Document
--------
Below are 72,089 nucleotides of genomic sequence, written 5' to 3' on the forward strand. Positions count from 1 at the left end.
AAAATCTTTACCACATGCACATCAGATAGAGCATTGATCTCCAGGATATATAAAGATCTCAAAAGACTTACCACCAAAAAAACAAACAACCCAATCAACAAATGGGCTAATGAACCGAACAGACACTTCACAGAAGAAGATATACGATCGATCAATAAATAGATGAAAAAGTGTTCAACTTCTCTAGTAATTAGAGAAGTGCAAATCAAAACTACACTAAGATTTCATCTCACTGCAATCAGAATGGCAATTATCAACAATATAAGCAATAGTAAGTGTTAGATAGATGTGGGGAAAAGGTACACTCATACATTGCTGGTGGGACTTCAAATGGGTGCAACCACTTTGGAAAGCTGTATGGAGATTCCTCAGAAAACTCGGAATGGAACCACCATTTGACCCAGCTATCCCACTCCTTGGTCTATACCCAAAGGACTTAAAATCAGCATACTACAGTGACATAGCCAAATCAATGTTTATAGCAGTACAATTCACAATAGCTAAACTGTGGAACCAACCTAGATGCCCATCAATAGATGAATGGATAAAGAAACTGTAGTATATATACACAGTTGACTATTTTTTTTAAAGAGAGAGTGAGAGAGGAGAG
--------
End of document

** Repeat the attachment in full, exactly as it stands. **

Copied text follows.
Below are 72,089 nucleotides of genomic sequence, written 5' to 3' on the forward strand. Positions count from 1 at the left end.
AAAATCTTTACCACATGCACATCAGATAGAGCATTGATCTCCAGGATATATAAAGATCTCAAAAGACTTACCACCAAAAAAACAAACAACCCAATCAACAAATGGGCTAATGAACCGAACAGACACTTCACAGAAGAAGATATACGATCGATCAATAAATAGATGAAAAAGTGTTCAACTTCTCTAGTAATTAGAGAAGTGCAAATCAAAACTACACTAAGATTTCATCTCACTGCAATCAGAATGGCAATTATCAACAATATAAGCAATAGTAAGTGTTAGATAGATGTGGGGAAAAGGTACACTCATACATTGCTGGTGGGACTTCAAATGGGTGCAACCACTTTGGAAAGCTGTATGGAGATTCCTCAGAAAACTCGGAATGGAACCACCATTTGACCCAGCTATCCCACTCCTTGGTCTATACCCAAAGGACTTAAAATCAGCATACTACAGTGACATAGCCAAATCAATGTTTATAGCAGTACAATTCACAATAGCTAAACTGTGGAACCAACCTAGATGCCCATCAATAGATGAATGGATAAAGAAACTGTAGTATATATACACAGTTGACTATTTTTTTTAAAGAGAGAGTGAGAGAGGAGAG